I am sitting in a conference, computer out, focused on the content when all of a sudden, I see something, from just the corner of my eye, dart across the floor. My mind jumps from the topic at hand and I feel my heart speed up, the blood rush to my face, and my muscles get tight. I am staring intently where I think the spider ran wondering if I really saw something or if it was just a wicked figment of my imagination. All of a sudden, it is on the move again, right towards my purse that is sitting on the floor. I push my chair back and a quick scream slips out of my mouth. Everyone stops to stare and all I can manage is to point towards my purse and exclaim “SPIDER!”
I experienced a stimulus (something darting across the floor). My brain immediately notifies my amygdala. My amygdala recognizes this stimulus is a threat (even though it doesn’t have all the information) and therefore prepares my body for a reaction – fight, flight, or freeze.
In this situation, someone came over and moved my bag to reveal… not a spider, but a centipede. Which, mind you, still wasn’t my favorite thing, but my heart rate slowed down and my arms, which were still gripping the chair, loosened. My dislike of centipedes are nothing compared to my fear of spiders (which you can read all about it in my blog post “Vulnerability and Spiders”).
But our fear isn’t always fear of an object. It isn’t always a fear of heights, fear of tight spaces, fear of snakes. Fear also presents itself in the form of our insecurities. Consider an insecurity you have:
-physical appearance -stability (relationship/job) -talking on the phone -public speaking
Or consider limited beliefs you may have:
-I have no idea how to start -I don’t add enough value -I have too many responsibilities -It is too late for me to change
“Our brains are set up to allow fear to take control.” Which means, if we continue to allow our insecurities or limiting beliefs to insight fear, we will continue to react. Our goal, however, should be to proactively prepare for the situation so we respond with intention and conscious choice.
Reflection Questions to Challenge Fear
What is the actual fear?
When it comes to spiders, the result I actually fear is two-fold. One – they can bite. Well, to be more specific, some of them can bite. But I have had them bite me before and it is not fun! Two – they can move so fast I am not in control and if they get on me, I cannot be confident I can get it off. But… enough about spiders – let’s talk about the fears that inhibit our ability to be as successful.
When it comes to my limiting belief around me not adding enough value, I actually fear that I am not delivering an impactful experience for clients. And that is terrifying!
What does your behavior look like when the fear is on your mind?
I second guess myself. I go through my work and change things that I already determined are excellent. I wake up through the night. I use language like, “I wish I had more time to spend on this.” “I am not 100% ready.” “OOO – I wish I knew this before.”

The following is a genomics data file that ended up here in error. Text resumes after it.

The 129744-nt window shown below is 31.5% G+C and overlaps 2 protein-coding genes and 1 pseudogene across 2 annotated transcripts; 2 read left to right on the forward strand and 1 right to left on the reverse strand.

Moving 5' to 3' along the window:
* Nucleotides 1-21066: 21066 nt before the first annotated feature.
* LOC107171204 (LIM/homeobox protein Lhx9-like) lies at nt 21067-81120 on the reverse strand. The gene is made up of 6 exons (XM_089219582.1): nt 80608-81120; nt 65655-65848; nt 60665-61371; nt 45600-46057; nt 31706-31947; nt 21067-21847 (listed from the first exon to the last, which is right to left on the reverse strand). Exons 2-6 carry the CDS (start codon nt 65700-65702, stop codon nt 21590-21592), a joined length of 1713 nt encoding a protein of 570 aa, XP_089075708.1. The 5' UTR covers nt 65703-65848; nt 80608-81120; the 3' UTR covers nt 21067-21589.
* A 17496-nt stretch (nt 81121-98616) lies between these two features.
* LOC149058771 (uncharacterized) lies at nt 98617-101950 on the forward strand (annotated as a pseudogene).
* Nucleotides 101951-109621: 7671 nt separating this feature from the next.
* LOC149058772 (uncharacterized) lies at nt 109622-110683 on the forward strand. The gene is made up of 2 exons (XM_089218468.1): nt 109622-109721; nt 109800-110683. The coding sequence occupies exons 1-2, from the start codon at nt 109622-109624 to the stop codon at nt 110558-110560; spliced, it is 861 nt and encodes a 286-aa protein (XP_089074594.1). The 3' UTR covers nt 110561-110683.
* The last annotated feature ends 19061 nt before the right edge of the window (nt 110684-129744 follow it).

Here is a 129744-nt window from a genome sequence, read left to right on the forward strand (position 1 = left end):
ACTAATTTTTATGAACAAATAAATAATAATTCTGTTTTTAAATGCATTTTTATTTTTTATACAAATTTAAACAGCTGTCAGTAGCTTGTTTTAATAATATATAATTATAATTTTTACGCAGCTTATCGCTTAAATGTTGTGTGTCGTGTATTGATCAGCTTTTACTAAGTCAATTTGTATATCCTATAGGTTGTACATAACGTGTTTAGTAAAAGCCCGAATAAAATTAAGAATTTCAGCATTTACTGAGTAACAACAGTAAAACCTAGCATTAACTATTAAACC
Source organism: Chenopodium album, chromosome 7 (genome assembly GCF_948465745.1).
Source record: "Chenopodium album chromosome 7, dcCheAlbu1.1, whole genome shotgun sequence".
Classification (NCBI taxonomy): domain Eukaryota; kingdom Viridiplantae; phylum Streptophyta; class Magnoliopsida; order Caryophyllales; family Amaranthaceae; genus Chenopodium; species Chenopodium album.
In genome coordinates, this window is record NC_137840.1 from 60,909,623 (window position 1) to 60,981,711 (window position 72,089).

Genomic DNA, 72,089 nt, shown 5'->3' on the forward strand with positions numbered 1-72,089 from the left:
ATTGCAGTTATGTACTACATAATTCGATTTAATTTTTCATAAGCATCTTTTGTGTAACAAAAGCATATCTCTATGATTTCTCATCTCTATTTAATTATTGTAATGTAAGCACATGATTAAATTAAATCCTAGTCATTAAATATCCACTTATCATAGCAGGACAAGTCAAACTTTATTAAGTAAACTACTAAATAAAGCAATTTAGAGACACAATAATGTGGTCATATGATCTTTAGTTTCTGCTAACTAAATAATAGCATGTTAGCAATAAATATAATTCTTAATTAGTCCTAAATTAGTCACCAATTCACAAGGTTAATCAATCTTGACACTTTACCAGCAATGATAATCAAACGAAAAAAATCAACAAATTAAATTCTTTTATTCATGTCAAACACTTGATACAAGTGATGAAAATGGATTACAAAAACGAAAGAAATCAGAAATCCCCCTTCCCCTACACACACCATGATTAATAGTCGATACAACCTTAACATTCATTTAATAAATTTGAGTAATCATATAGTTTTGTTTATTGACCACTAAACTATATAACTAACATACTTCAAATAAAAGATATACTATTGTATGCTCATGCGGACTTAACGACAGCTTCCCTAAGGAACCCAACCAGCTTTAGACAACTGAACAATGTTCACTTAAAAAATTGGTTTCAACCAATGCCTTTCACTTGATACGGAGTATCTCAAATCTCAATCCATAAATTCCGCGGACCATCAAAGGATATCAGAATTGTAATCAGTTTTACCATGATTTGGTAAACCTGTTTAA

What is the opposite of your fear?
For me, my fear is not adding enough value. That means the opposite would be adding enough value.
What would your behavior look like if you believed the opposite of your fear?
Actually explore what it would look like if the opposite of your fear was true. If I believed I was adding enough value, I would walk into a client experience relaxed. I would get a solid night’s sleep the night before and I would stick to my original plan. My language would sound more like, “I am thrilled I have the opportunity to share this work with my clients.” “This content is well thought out and will stimulate conversation.” “Now is the perfect time to be aware of and to use this knowledge!” With that mindset, I would show up with more confidence and my guess is my clients would get more out of the experience.
When have you proven the opposite of your fear is true?
My clients give stellar feedback about the content, the delivery, and the experience. I often mentally brush off the feedback and convince myself that I could have done better, yet, the response is positive.
What is realistic to expect from yourself?
I know it is unrealistic to expect anything to be “perfect” or “100% ready.” That’s life! I will learn new things every day and it is unrealistic to expect that I would have known them before. What I do know is I have the ability to try every day. And when tomorrow starts, I get a chance to try again.
Instead of your fear, what can you say to yourself?
Malcolm Gladwell, in Blink, shares a story about a gymnast who was struggling to land correctly on the balance beam during competitions. What he found is that before she was about to perform, and while she was performing, she was saying (in her mind), “don’t fall… don’t fall… don’t fall.” He switched her self-talk to be, “I will land this jump” and it did the trick! Our minds are powerful and they listen when we talk. Make sure you are telling it what you want it to hear!
I could easily use the language I shared above and I can easily tell myself, “I know exactly what I need to know to positively impact whoever I interact with today.”
With a little thought, intention, and planning, we can start to knock those pesky fears down a few pegs! What fears do you struggle with? How do they impact you and how do you fight them?